Q: Where can I get a complete list of your books?
Here is a link for my complete bibliography. This list is updated every time I announce a new title, usually every six months or so. It’s a PDF that you can download and/or print, or just read on your screen.
Q: How did you get started writing?
I share the whole hair-raising story here.
Q: Will there be more Bibliophile Mystery novels and Fixer-Upper Mystery novels?
Yes—more of both! I recently signed on to write at least two more books in each series, and I couldn’t be more delighted. I hope both series will continue for years to come. One way you can help make sure that happens is to buy each book during the first couple weeks of release, or ask your library to order it for you. Reader enthusiasm sends a message to my publisher that you want more of my books, and I’m so grateful to each one of you who has made it possible for me to live my dream.
Q: I’d like to meet you. Where can I find a schedule of your book signings and events?
I’d love that! You can find a list of my appearances on the Home page. Book signings are usually booked about a month before each book’s release, so check back when you know I have a book coming out. And finally, if you sign up for my newsletter here, I’ll email you when I’ve got a book signing scheduled.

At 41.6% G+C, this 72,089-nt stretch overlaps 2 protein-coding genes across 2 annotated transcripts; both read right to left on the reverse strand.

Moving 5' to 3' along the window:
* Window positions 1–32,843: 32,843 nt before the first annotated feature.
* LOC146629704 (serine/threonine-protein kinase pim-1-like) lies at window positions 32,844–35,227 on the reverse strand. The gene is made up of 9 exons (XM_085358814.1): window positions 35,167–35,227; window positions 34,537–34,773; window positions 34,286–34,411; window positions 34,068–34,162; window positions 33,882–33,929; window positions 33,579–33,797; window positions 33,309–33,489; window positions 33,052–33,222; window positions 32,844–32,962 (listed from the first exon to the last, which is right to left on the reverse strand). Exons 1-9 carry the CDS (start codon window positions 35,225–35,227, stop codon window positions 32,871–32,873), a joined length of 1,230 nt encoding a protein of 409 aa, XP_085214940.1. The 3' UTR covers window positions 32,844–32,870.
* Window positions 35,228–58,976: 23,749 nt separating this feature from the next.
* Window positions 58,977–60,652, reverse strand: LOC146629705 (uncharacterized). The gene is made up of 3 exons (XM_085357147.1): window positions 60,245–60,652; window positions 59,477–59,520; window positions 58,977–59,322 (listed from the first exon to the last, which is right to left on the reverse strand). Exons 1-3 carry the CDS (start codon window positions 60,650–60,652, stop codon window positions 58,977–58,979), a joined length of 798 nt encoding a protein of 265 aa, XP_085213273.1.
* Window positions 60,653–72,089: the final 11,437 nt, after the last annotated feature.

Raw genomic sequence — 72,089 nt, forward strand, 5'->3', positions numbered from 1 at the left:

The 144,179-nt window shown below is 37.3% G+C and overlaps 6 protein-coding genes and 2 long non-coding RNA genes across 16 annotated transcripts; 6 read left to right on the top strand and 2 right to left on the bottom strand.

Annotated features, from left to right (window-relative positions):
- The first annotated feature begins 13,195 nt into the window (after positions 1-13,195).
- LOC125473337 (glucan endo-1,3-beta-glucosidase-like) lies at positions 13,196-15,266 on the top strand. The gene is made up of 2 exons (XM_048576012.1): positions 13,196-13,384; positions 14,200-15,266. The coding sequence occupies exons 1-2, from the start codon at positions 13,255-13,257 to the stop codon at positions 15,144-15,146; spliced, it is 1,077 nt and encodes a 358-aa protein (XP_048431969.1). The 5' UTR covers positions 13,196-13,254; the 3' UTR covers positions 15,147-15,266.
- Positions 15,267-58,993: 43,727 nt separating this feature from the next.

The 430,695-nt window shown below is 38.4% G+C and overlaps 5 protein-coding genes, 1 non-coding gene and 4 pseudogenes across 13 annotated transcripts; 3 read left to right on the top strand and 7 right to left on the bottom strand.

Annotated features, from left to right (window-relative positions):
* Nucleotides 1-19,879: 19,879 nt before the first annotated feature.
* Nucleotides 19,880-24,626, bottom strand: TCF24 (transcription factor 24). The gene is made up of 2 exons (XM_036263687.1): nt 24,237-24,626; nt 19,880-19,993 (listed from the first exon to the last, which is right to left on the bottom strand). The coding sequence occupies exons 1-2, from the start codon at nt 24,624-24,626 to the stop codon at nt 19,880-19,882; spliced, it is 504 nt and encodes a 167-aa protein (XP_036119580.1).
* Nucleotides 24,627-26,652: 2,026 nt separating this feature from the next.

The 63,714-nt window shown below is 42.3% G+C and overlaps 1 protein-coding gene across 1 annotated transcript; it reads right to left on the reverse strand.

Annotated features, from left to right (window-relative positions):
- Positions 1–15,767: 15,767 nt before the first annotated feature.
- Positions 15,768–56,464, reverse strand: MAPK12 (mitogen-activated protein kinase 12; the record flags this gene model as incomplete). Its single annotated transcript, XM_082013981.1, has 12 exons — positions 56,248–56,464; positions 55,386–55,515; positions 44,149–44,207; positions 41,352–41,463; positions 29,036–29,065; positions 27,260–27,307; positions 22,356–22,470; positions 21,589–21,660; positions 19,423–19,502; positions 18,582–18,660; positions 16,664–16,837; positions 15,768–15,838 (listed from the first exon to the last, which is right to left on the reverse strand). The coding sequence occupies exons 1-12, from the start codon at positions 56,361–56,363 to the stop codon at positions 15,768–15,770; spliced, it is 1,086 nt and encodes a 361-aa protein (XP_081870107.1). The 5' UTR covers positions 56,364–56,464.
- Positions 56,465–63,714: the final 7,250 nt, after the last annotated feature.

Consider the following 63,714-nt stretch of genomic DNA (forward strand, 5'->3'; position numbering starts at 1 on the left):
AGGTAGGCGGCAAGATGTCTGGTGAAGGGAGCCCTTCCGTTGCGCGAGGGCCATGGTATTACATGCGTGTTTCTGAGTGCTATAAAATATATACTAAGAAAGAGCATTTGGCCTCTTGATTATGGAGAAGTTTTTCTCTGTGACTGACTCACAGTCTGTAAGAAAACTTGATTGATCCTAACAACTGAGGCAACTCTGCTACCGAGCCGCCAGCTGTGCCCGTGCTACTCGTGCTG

Q: I have an idea for a book. Can you give me writing advice?
This question does come up frequently, so I’m including it here, but honestly, it’s too big of a question to answer here. The path to publication is different for every writer. There are countless books about writing and publishing; find one that works for you. I do have a few things for you to consider: One, when you’re feeling overwhelmed, remember that every successful writer started where you are now—with an idea and no prior experience. You can do this! Two, there is no right way to write, other than to find the right way for you. That will take experimentation. Try different methods, and incorporate those that work for you into your process. Start now, and write every day for as much time as you can squeeze out of your schedule. Three, the middle of a book is always hard to write. Let me repeat that: The. Middle. Is. Always. Hard. You’ll never reach the end until you get through the middle, so keep writing even when it’s not fun anymore. And finally, read, read, read. Reading is a writer’s training ground. After you read a book for pleasure, read it again to break down why the story worked for you.
Q: Are you a bookbinder?
I’m not, but bookbinding and the book arts in general have been a lifelong avocation. I’m nowhere near as accomplished as Brooklyn, though. I have a couple of bookbinders on my contact list who have been very generous with advice when I need it for one of the Bibliophile Mysteries. I’m also a devoted bibliophile with a small but treasured collection of rare books and first editions. I love books for the stories they tell and the information they impart, of course, but I also love them as objets d’art. A book can be mundane, or it can be fascinating or beautiful.
Q: How can I find a bookbinder to repair/restore/appraise my rare book?